Women taking legal action after police drop case against Tower Hamlets ex-mayor Rahman
- Credit: Archant
Two women are planning private summonses against former Tower Hamlets mayor Lutfur Rahman in the face of a police decision not to go ahead with criminal action for election fraud and malpractice.
Community activists Angela Moffat and Cathy Holmes have “had enough” and are now talking to lawyers to start proceedings, the East London Advertiser has learned.
Some lawyers are offering to do pro bono legal work without fees, it is understood.
Mother-of-four Angela was one of the original election petitioners who took Rahman to the High Court a year ago and won a damning judgement against him that led to his five-year ban from office.
Offences identified in the judgement included fraud, conspiracy to defraud the election returning officer and misfeasance in public office.
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The £500,000 legal costs of the original six-week election trial was awarded against Rahman, but he hasn’t paid a penny towards it, the election petitioners told the High Court in January when his £3m property assets were frozen.
“There has been a massive cover-up and we’re not having it,” Angela told the Advertiser. “The people deserve better.”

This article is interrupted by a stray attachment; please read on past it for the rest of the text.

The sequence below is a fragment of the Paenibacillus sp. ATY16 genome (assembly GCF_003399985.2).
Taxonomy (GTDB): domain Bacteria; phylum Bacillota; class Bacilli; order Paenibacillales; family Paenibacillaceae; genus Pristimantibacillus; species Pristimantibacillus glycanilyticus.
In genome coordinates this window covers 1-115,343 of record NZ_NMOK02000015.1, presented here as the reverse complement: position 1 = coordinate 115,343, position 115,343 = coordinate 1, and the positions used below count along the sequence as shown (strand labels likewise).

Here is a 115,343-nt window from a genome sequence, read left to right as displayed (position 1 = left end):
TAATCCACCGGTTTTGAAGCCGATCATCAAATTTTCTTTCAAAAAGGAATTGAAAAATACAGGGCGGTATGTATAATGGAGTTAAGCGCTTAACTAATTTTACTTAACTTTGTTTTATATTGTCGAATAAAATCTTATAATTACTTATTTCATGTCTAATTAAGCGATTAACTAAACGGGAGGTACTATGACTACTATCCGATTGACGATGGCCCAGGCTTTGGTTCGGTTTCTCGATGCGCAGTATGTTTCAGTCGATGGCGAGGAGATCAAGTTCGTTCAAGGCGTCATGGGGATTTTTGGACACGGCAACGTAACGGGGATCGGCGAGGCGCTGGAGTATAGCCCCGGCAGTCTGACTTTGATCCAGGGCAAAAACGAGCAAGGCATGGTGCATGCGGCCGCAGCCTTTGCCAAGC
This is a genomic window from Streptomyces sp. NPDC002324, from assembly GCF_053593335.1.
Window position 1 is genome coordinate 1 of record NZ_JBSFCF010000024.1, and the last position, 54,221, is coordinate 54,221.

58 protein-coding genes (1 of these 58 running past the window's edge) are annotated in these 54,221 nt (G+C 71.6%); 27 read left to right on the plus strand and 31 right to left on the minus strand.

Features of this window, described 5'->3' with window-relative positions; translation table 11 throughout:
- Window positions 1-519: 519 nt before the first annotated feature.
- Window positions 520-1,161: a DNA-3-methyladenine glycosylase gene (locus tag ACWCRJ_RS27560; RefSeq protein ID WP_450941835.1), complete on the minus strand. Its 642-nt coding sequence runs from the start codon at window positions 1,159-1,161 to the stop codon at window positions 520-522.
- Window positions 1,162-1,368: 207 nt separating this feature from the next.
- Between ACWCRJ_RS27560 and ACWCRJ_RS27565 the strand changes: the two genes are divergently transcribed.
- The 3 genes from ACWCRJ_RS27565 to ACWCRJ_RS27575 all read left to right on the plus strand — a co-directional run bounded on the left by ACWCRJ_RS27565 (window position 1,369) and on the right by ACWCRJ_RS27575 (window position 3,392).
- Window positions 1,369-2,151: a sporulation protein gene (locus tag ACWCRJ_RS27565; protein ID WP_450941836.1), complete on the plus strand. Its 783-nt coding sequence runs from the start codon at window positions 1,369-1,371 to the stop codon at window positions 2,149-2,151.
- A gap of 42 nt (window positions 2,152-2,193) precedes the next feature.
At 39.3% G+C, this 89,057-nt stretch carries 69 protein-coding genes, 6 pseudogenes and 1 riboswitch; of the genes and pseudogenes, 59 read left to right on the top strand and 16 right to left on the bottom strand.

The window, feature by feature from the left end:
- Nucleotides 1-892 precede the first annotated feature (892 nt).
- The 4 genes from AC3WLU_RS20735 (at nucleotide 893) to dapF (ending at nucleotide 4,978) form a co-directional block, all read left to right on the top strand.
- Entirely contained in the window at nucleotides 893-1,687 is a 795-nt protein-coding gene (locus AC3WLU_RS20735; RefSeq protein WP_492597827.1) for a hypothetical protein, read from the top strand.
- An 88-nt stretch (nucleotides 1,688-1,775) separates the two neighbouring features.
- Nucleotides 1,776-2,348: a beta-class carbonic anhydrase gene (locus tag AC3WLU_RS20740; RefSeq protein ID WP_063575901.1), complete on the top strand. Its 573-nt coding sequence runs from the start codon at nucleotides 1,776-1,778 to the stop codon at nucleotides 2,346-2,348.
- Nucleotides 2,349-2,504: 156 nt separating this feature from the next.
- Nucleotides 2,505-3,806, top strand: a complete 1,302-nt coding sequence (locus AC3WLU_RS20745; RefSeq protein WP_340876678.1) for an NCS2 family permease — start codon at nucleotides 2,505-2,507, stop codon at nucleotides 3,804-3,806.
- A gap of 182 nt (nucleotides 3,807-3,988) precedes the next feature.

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Her co-campaigner Cathy is a long-standing critic of the corruption that the judge found endemic in the Rahman election camp.
She said defiantly: “I and many others have personally suffered because of corruption—but this is going to change.”
The police earlier this month made the decision not to undertake criminal prosecutions—despite recommendations in the 200-page court judgement report.
There was “insufficient evidence”, Scotland Yard said after talks with the Crown Prosecution Service.
But the two women, from the Isle of Dogs, are now talking to lawyers and appealing for public support.
Cathy has been angry since police broke into her flat in Glengarnock Avenue, Millwall, on December 3, 2014. She had been fined for two black rubbish bags outside her florist shop in Manchester Road and ended up being arrested when she was unable to appear in court.
Election petitioner Andy Erlam, who led the High Court campaign, said: “There was no proportionate reason to break the front door. The search of the flat did not result in any arrests or charges.
“Forced police entry is a stressful experience for a single parent and her son.”
Her shop was destroyed in a suspicious fire in 2007. A suspect was arrested, but no criminal action followed.